Dave Cameron: Well we’ve always been interested in finding the opportunity, somewhere somehow, to complete the Triple M network. To blow up Mix 94.5 Perth would be pretty crazy. It fits really well to have five local heritage brands heading up the metro stack of the Hit Network. Also the format of Mix aligned much closer with the Hit Network, so it was a bit of an odd station out on the Triple M network. That gave us the chance to put a rock station back into a market that loves its rock, and we feel like its been completely underserved in that market.

Whereas in Melbourne, Eddie McGuire and Luke Darcy’s The Hot Breakfast came to the end of its lifespan. It was hugely successful and came to the end of its lifespan as most shows do. It was an opportunity for us to move forward with the highest respect for each party. It was time for us to have a look at what we do next.

Dave Cameron

Duncan Campbell: ARN did most of the changes in 2018 in terms of line ups. There’s only one change for us in breakfast which is Adelaide, and we had some ratings issues in Brisbane for example. Our breakfast line up is fairly stable. End of the year is a good time to re-evaluate. Make decisions based on the performance of shows.

There is a key day and entry point for the station. The old adage is that if you win breakfast you win them for the rest of the day. A lot of focus and energy is put on making sure that you have the right hosts and right show, and support teams and marketing to make sure that the show is a success. There are no guarantees in this industry.

[The churn] is higher than normal – four or five shows. Some are because of the end of the cycle – and some are reactions to the audience. Makes for an interesting 2021, as a result of a change in breakfast there is always a reaction in terms of tune churn, gives established listeners the chance to go looking somewhere else.

Paul Jackson: We’re very loyal to [our shows] as they are to us. And we are to our audiences as well. So I would hope and expect a good, strong, consistent year. To your point, we’re talking about that market dynamic change a bit in Melbourne, So we’ve got to be ready to capitalise on new opportunities because audiences don’t tend to move around that much unless the station they’re listening to does something really radically different.

All the SCA ones have done something radically different with their music and seem to be moving again and their names and their presenters, and a little bit of change with ARN as well. So I think. You know, we’ve got to look at that. And while there’s a bit of churn, like people would have done in reverse to us when we were changing our drive show, we’ve got to make sure we’ve got the best offering for those people.

Radio ad spend for October and early November was down -17% on the same time last year, while regional radio bucked the trend and was only down -2.7%. How long do you think until we see spend return to 2019 levels, and what do you make of those figures for regional radio heading into next year?

Greg Byrnes: We’ve had some really promising signs over recent months. Certainly in Sydney, with Ben [Fordham] in breakfast, there was literally an immediate turn back. As the lockdown lifted, it’s been very promising. I know our sales guys, and figures like today’s go a long way to helping all of that, because ultimately it’s all numbers.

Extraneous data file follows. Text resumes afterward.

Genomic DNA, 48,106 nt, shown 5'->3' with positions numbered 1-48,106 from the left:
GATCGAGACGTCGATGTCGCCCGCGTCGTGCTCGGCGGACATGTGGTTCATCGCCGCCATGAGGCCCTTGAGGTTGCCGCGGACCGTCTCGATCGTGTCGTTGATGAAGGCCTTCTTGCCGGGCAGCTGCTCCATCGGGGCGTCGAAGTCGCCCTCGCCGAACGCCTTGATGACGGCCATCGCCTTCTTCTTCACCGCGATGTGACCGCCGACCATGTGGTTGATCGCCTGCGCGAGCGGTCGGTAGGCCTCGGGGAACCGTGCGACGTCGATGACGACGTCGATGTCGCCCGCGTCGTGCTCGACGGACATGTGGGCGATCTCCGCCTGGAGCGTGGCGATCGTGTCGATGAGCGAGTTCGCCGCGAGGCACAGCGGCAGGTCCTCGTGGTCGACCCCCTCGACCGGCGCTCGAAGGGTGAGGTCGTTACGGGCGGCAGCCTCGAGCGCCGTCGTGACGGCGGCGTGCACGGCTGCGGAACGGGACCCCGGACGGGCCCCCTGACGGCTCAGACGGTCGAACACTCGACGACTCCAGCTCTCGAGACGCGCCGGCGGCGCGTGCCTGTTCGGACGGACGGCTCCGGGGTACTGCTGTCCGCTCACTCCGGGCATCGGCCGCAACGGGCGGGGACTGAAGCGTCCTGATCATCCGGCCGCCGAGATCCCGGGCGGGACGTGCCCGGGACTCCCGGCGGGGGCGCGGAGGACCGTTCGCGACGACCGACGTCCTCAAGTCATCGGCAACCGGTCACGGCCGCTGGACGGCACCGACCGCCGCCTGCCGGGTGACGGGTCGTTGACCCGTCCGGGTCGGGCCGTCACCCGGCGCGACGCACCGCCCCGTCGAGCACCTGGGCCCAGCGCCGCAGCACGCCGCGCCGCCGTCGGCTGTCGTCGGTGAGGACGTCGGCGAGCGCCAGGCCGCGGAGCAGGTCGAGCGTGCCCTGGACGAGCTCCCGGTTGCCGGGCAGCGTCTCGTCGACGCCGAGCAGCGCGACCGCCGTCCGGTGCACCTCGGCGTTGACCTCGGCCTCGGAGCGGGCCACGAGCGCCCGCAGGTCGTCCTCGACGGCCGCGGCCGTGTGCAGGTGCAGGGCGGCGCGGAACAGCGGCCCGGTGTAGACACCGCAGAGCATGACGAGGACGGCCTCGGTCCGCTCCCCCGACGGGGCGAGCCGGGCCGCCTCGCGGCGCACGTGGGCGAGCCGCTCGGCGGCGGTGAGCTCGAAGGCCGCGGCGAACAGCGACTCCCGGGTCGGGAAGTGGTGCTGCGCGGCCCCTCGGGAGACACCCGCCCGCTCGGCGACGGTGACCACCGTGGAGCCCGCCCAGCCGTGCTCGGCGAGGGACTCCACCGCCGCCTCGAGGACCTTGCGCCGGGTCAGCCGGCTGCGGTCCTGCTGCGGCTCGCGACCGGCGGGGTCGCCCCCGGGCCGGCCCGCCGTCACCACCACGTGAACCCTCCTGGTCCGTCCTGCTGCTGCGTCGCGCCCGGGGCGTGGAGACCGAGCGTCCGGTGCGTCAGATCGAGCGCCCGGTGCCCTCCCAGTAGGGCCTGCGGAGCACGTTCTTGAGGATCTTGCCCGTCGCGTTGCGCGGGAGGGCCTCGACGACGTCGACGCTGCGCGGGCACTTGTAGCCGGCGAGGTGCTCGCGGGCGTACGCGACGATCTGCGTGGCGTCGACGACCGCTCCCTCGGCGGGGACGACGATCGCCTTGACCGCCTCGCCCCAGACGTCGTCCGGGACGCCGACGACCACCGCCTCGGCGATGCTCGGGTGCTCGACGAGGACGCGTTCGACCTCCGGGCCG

I think things will return to normal pretty quickly. I’m sort of speaking without qualification, but I understand the TV market is showing very positive signs.

It was pretty dire there for some months. I think that the strength in Nine is just the size of the business and the scale. So we were shielded from staff pay cuts and things. That scale now helps as we particularly target agencies with a national product.

Dave Cameron: So I would expect that, as standard listening behaviours return, money will flow back to where it’s been. In terms of regional one of the greatest strengths of SCA is our scale and our regional network to tap into community dollars and community audiences. To be able to see the money flow into those markets, it’s been really encouraging for an industry that is hoping for better times next year.

Duncan Campbell: There was an expectation that there will be a new norm as a result of COVID, and I think the more that you look at the market, with Melbourne as an exception, if you take Sydney, Brisbane, Adelaide and Perth – have returned or are on the way back to norm.

There is a desire from people to get back to that normality – we are seeing ad revenue return slowly and we expect that to accelerate and should see a return to pre COVID levels sooner than expected.

Duncan Campbell

 

Paul Jackson: Well, hopefully something, something to do with the fact that we’re all traveling around Australia and we’re all going to visit regional areas and spending all our time on these isles. So hopefully we can have some very good times in the next 12 months, in our economy in this country. So that will help regional radio.

I mean, it’s so hard to know what’s next. We just don’t know what’s around the corner. You think things are recovering and it’s all about confidence and it depends on what’s happening on so many factors, but with a strong wind in the right direction and everything going as well as projected, then there’s no reason why we can’t have quite a strong bounce back as well.

The underlying economy was in a really strong position before everything happened. It’s an impossible one to answer, isn’t it? Because there were slightly different positions in the from markets and it’s all down to so many variables around us, but certainly, the infrastructure is there in terms of our economy to bounce back quickly.